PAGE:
Long trips are increasingly becoming the norm.  I recently returned from a 3.5-week journey, and I absolutely loved it.  I also know a family of 6 who took a 6-week, Summer trip through Italy and Switzerland; and I know a mother and daughter who took a 3-week, Summer trip through Japan, Cambodia, and Vietnam.  Here are 5 reasons you should take a long trip too.

1. Really feel like you are on vacation

Let’s face it … when shifting straight from work to a vacation, it may take a couple of days (or even a few days) to fully relax.  The longer you are on vacation, the more time you have to get into relaxation mode and forget about whatever stresses you during your daily life.

2. Immerse yourself in the culture and feel like a resident

Sure you can get a flavor of the culture from a short or average-length (3-14-day) trip.  But if you really want to go deeper and more comprehensively understand the ins and outs of the culture, you need more time.  There are just some things you won’t learn about a culture with only a brief visit.  When you stay in one place for a lengthy period of time, you get to live, breathe, shop, and eat like a resident.  You can really get into the nooks and crannies of a place and experience all of the things a local experiences.  You can visit more local restaurants, walk around residential neighborhoods, meet more locals, go to sporting events, and more.

3. Maximize your flight cost and flight time

If you are flying a great distance or spending a lot of money/miles on your flights, why not make the most of that by staying a long time!  You may not know when you’re going to fly that distance again or when you’re going to be willing to spend that amount of money/miles on the flights again.

4. See more.  Put plainly and simply, more time = more you can see/do/experience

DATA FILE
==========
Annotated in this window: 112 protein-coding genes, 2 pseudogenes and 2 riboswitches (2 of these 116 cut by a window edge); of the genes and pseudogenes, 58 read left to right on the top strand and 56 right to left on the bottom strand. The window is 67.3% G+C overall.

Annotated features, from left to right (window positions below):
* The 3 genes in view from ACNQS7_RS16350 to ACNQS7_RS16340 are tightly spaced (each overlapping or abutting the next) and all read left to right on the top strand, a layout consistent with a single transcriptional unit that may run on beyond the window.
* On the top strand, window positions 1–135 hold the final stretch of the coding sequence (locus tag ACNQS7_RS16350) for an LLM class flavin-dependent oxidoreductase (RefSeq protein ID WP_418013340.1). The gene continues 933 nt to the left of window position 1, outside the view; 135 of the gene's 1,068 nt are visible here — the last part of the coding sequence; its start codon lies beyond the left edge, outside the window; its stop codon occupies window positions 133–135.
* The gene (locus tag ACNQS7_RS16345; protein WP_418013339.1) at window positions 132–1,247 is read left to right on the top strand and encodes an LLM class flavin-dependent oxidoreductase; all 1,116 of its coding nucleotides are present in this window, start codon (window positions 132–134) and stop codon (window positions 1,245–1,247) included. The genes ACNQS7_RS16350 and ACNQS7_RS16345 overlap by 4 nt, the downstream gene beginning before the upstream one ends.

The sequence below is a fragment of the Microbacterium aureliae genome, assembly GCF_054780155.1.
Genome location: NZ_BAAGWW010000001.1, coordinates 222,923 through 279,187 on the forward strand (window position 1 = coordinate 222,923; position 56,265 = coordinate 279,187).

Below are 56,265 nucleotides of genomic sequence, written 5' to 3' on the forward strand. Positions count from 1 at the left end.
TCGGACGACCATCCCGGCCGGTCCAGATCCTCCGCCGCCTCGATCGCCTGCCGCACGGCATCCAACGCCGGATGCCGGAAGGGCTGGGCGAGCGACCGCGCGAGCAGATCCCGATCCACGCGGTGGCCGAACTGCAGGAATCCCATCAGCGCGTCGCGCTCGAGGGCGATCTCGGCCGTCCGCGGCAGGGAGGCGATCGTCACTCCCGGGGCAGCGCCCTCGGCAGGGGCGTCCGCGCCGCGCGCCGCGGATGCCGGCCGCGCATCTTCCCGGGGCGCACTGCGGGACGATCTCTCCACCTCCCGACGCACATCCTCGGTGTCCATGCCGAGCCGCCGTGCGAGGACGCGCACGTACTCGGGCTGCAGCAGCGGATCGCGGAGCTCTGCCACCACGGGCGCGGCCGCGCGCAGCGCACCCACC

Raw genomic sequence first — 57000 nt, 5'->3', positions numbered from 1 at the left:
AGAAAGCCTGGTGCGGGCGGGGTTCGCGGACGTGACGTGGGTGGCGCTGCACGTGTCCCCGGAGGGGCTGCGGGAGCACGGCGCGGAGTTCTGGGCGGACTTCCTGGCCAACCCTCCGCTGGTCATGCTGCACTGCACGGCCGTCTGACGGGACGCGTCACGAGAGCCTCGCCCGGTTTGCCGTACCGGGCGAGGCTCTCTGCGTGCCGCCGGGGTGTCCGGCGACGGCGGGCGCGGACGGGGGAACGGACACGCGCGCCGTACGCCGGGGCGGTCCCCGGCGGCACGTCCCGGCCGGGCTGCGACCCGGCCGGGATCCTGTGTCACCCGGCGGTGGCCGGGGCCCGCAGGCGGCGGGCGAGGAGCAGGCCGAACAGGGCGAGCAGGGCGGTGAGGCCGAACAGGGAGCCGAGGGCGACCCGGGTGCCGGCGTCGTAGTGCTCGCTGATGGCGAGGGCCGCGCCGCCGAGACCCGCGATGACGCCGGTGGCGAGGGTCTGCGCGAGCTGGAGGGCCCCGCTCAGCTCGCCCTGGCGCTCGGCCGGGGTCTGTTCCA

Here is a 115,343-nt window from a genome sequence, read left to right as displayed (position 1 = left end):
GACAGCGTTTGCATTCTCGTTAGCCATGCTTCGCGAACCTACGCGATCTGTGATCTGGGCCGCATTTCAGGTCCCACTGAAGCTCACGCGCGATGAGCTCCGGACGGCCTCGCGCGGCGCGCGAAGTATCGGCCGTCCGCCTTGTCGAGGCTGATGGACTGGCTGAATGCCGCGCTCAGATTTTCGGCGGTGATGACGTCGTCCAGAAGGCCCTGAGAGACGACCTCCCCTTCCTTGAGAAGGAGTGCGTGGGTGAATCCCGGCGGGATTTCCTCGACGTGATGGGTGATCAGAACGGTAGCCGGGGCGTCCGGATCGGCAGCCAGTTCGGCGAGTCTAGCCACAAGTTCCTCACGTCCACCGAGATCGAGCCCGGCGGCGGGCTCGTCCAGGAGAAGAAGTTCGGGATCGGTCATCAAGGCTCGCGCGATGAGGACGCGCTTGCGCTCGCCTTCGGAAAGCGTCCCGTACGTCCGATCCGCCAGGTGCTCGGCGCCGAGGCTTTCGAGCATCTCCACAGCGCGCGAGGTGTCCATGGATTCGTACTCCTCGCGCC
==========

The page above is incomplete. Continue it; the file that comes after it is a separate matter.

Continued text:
There are some destinations which just can’t be fully explored with a one-week or even a two-week vacation.  Take India and Vietnam for example … each country has so many ‘main’ cities with amazing sightseeing, that it could take you three weeks to fully explore Vietnam or four-five weeks (maybe longer) to fully explore India.  Even if you don’t get much vacation time, it could be worth it to take some additional time off to reap the benefits of a lengthy vacation.



5. Make it a multi-purpose trip

If you struggle with the concept of being away from home for one month, breaking the trip into pieces and making it a multi-purpose trip could make it feel less like you are really away for one month yet allow you to reap the benefits of maximizing your flight cost/time and seeing more.  Specifically, you could work, play AND visit family/friends.

In the middle of your trip, build in some time to see friends/relatives who live in the region you are visiting.  This could give you just enough of a reminder of home to emotionally refuel enough to continue the rest of your trip.

Indeed, for many people a true vacation does not involve work.  However, if you are away for as long as one month, you may need to fold in some work time.  Have lunch/dinner with some colleagues who live in the region you are visiting, visit some local sites relevant to the work you do, or even set aside a couple of days to attend a conference.  I did just that during my recent 3.5-week trip to Asia.  I tacked a 4-day conference in Singapore onto the end of my trip.  It worked wonders as it not only gave us a chance to revisit Singapore, it also enabled me to get mentally prepared for being back at work without throwing me straight into a normal workday.

Think about that country or region you’ve been eager to dig into and start making a plan for how you can spend 3-4 weeks there.

Tisha Neufville is a Luxury Travel Advisor and Founder of Neufville Travel. Neufville Travel is an independent affiliate of Brownell, a Virtuoso member.

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